Warren Carlyle (Choreographer) is a Tony Award-winning director and choreographer who trained in dance at the Central School of Dancing and Performing Arts Norwich, Bush Davies School of Theatre Arts, and Doreen Bird College of Performing Arts. Carlyle began his career as a dancer and, in 1998, was chosen by Susan Stroman to serve as associate choreographer for the National Theatre of Great Britain’s production of Oklahoma!, later assisting her on the Broadway musical The Producers. Most recently on Broadway he directed and choreographed After Midnight, Chaplin, the revival of Finian’s Rainbow, the 2015 New York Spring Spectacular starring the Rockettes, and Hugh Jackman: Back On Broadway. He choreographed Bette Midler in Hello, Dolly!; She Loves Me; On The 20thCentury; The Mystery Of Edwin Drood; A Christmas Story; and the recent revival of Stephen Sondheim’s Follies. Mr. Carlyle has won the Tony Award, the Outer Critics Circle Award, the Drama Desk Award, and the prestigious Astaire Award for choreography. Film and television credits include “The 68th & 69th Annual Tony Awards,” “So You Think You Can Dance,” Deception starring Hugh Jackman, “Carousel, Live from Lincoln Center” (Emmy Award nomination), “Hope and Faith,” “An Evening at the Boston Pops,” and Elton John’s “Made In England” music video. He is currently represented on Broadway with the revival of Kiss Me, Kate.
Santo Loquasto (Scenic & Costume Design). Broadway: Gary: A Sequel to Titus Andronicus; The Iceman Cometh; Carousel; Hello, Dolly! (Tony Award for costume design); Cafe Crown (Tony for set design); The Cherry Orchard (Tony for costume design); Grand Hotel (Tony for costume design). Eighteen additional Tony nominations. Film credits include Radio Days (Academy Award nomination for production design), Bullets Over Broadway (Academy Award nomination for production design), and Zelig (Academy Award nomination for costume design). He received the Michael Merritt Award for Excellence in Design and Collaboration in 2002, was inducted into the Theater Hall of Fame in 2004, received the Pennsylvania Governor's Award for the Arts in 2006, the Robert L.B. Tobin Award for Lifetime Achievement in 2007, and the Breukelein Institute Gaudium Award in 2013.
Natasha Katz (Lighting Design). A six-time Tony Award winner, Natasha has designed extensively for theatre, opera, dance, concerts and permanent lighting installations around the world. Her Broadway credits include The Prom; Frozen; Meteor Shower; Springsteen on Broadway; Hello, Dolly! (starring Bette Midler); Cats; Long Day’s Journey Into Night; School of Rock; An American in Paris; Aladdin; The Glass Menagerie; Once; The Coast of Utopia: Salvage; Aida; and Beauty and the Beast. She has had the pleasure of designing the lighting for many ballets choreographed by Christopher Wheeldon. Ms. Katz is an Open Doors Mentor for TDF.
Scott Lehrer (Sound Design). Recent credits include King Lear; To Kill a Mockingbird; Carousel; Hello, Dolly!; Illyria; The Front Page; The Gabriels; Shuffle Along...; Fiddler on the Roof; Dames at Sea; The King and I (also London); Living on Love; Honeymoon in Vegas; Edward Albee’s A Delicate Balance; Love Letters; A Raisin in the Sun; Betrayal; Lucky Guy; South Pacific (first Tony Award for Sound Design); Death of a Salesman; The Apple Family Plays; Scenes From Life in the Country; and over 60 City Center Encores! productions, including Chicago. Recordings include An American in Paris (Grammy Award nomination), Loudon Wainwright’s High Wide and Handsome (Grammy Award), and Meredith Monk’s Mercy. A graduate of Sarah Lawrence College, he currently teaches at Hunter College and was on the faculty of Bennington College from 2002 to 2013.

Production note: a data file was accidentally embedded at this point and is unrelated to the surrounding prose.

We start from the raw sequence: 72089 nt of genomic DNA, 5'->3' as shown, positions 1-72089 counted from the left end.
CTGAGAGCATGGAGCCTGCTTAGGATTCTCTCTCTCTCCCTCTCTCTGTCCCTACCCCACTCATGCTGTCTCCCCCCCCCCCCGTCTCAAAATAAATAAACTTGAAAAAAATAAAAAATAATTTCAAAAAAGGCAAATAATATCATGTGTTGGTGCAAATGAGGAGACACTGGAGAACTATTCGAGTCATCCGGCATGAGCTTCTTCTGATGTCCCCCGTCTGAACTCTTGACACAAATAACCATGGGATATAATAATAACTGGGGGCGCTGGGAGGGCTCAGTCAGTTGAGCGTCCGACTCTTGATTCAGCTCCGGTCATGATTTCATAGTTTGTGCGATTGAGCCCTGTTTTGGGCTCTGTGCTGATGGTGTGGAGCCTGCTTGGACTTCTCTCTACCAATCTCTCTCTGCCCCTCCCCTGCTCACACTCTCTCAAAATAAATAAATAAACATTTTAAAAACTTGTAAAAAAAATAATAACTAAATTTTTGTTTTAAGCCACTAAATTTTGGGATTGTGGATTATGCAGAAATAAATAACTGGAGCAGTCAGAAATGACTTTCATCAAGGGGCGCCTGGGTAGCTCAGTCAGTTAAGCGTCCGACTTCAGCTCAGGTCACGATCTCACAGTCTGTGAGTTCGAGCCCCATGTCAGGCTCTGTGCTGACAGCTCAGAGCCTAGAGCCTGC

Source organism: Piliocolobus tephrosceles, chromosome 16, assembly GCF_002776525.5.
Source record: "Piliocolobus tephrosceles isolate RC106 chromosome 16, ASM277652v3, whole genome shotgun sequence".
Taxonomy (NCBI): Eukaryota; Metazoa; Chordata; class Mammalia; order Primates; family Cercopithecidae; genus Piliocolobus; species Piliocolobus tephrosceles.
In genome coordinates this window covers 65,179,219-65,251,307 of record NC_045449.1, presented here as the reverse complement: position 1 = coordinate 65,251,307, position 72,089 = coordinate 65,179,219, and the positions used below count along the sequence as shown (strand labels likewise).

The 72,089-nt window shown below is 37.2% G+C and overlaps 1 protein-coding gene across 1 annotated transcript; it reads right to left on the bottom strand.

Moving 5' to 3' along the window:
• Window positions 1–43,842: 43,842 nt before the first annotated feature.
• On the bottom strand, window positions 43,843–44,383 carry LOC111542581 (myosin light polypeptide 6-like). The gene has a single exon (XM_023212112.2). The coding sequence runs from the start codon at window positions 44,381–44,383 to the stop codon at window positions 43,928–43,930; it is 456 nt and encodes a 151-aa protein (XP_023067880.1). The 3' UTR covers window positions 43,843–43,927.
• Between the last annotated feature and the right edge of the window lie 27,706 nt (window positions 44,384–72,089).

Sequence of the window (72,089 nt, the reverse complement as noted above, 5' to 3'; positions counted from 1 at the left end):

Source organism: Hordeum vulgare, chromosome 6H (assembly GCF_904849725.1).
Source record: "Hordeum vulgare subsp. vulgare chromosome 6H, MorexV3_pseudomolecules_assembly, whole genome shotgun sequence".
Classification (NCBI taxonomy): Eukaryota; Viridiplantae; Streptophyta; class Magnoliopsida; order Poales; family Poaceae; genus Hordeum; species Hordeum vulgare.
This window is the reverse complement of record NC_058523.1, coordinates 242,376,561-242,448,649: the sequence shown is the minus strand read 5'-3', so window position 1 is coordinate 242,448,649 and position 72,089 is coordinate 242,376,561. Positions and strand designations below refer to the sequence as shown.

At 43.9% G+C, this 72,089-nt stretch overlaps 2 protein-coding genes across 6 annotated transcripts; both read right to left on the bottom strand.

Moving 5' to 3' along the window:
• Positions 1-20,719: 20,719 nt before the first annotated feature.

Jonathan Tunick (Orchestrations) is an American orchestrator, musical director, and composer. Tunick's stage career began with Take Five (1957). He went on to collaborate memorably with Stephen Sondheim, orchestrating shows such as Company, Follies, A Little Night Music, Pacific Overtures, Sweeney Todd, Merrily We Roll Along, Into the Woods, Passion, and Putting It Together. Additional notable Broadway credits include Promises, Promises; A Chorus Line; Nick & Nora; A Funny Thing...; Elaine Stritch at Liberty; Nine; A Gentleman’s Guide...; and 110 in the Shade. In 1997, he won his first Tony Award, for his work on the musical Titanic. This accomplishment gave Tunick “EGOT” status: one of only 15 people who have received all four major entertainment awards—he had previously received an Academy Award for A Little Night Music (1977), an Emmy Award for Night of 100 Stars (1982) and Grammy Award for "No One Is Alone" from Into the Woods (1988). With over 111 credits to his name over a fifty-year career, Tunick is the most prolific and acclaimed orchestrator on Broadway.
David Chase (Dance Arrangements). With over 35 Broadway productions to his name, Chase has had a prolific career as a dance arranger, music director, and/or music supervisor. Credits include A Funny Thing...; Kiss Me, Kate; Seussical; Follies; Thoroughly Modern Millie; The Pajama Game; Curtains; Bye Bye Birdie; Promises, Promises; Anything Goes; Nice Work...; Hello, Dolly!; and Carousel. He has also worked continuously in the West End, the Lyric Opera of Chicago, the Boston Pops Orchestra, Radio City Music Hall, and Essential Voices USA. He has received two Emmy Award nominations and a Grammy Award nomination.
Patrick Vaccariello (Music Director). Broadway credits include Cats, Take Me Along, Cabaret, Jesus Christ Superstar, Gypsy, The Boy From Oz, La Cage aux Folles, A Chorus Line, West Side Story, Hugh Jackman: Back on Broadway, Annie, On Your Feet!, and many others. Mr. Vaccariello has collaborated with Hugh Jackman as his Musical Director for fifteen years.